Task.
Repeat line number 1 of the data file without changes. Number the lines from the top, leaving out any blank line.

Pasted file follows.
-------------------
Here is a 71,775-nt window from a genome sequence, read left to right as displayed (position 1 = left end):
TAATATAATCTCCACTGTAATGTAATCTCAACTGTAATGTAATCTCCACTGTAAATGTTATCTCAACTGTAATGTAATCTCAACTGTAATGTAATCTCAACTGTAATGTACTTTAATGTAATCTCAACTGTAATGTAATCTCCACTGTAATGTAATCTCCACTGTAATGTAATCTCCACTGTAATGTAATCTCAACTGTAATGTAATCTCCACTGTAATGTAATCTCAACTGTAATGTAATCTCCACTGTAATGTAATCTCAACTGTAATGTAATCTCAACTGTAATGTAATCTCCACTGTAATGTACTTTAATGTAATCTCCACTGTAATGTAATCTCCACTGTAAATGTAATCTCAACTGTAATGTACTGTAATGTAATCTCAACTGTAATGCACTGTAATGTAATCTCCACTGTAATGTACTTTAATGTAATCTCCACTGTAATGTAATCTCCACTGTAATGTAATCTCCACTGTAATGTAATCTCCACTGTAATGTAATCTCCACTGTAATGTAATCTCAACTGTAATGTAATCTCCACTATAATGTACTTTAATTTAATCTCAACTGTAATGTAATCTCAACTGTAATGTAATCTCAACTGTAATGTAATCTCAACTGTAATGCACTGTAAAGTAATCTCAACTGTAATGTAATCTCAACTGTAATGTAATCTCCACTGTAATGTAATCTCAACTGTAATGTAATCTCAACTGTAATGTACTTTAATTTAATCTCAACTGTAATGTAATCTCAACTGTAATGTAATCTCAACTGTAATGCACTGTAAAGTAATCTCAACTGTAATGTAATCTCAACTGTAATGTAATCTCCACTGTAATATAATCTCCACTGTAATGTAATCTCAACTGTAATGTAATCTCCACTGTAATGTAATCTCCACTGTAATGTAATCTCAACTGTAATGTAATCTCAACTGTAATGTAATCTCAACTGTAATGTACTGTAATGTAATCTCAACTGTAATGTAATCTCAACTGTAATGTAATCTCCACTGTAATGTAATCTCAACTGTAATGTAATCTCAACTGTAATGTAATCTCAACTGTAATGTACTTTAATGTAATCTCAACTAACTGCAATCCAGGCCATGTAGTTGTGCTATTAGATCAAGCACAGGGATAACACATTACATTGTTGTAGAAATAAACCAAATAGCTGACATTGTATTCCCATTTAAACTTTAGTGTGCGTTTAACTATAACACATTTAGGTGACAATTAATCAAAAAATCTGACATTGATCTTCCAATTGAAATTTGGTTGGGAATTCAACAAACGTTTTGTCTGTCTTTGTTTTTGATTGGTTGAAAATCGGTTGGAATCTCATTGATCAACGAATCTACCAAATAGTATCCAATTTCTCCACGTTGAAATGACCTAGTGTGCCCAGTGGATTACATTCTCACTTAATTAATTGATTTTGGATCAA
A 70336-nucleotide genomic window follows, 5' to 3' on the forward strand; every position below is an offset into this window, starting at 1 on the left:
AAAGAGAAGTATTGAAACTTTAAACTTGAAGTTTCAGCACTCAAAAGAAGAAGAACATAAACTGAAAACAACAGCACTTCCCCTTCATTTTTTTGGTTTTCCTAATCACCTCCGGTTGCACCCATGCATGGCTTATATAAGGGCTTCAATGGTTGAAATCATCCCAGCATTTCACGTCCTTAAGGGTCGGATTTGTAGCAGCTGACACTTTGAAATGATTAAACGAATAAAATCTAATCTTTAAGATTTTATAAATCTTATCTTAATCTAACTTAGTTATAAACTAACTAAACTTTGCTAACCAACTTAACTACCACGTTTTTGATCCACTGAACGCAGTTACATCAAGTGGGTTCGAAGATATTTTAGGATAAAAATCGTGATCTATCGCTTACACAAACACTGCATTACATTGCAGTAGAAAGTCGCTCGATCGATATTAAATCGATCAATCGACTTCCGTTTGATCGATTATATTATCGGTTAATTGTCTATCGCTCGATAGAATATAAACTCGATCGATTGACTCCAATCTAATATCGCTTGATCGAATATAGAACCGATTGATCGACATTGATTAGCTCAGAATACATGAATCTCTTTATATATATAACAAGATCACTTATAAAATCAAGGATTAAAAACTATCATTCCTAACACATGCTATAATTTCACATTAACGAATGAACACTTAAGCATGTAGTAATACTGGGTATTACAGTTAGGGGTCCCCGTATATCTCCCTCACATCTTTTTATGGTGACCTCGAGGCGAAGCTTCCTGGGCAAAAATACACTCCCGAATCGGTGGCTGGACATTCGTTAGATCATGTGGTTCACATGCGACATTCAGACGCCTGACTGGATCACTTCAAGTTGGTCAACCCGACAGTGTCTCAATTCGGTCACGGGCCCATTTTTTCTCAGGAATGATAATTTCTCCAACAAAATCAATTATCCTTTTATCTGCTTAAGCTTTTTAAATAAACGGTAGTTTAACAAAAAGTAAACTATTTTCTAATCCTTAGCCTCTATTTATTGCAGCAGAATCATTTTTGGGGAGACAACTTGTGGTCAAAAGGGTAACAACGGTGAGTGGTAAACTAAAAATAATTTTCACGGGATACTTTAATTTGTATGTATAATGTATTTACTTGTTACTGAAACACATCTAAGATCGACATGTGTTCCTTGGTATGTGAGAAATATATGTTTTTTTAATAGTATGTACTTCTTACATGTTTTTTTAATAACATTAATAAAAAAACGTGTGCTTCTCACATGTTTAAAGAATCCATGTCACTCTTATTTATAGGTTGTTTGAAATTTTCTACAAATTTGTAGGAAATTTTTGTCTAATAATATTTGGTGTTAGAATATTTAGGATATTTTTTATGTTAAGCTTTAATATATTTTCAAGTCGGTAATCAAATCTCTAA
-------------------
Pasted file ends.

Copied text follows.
Here is a 71,775-nt window from a genome sequence, read left to right as displayed (position 1 = left end):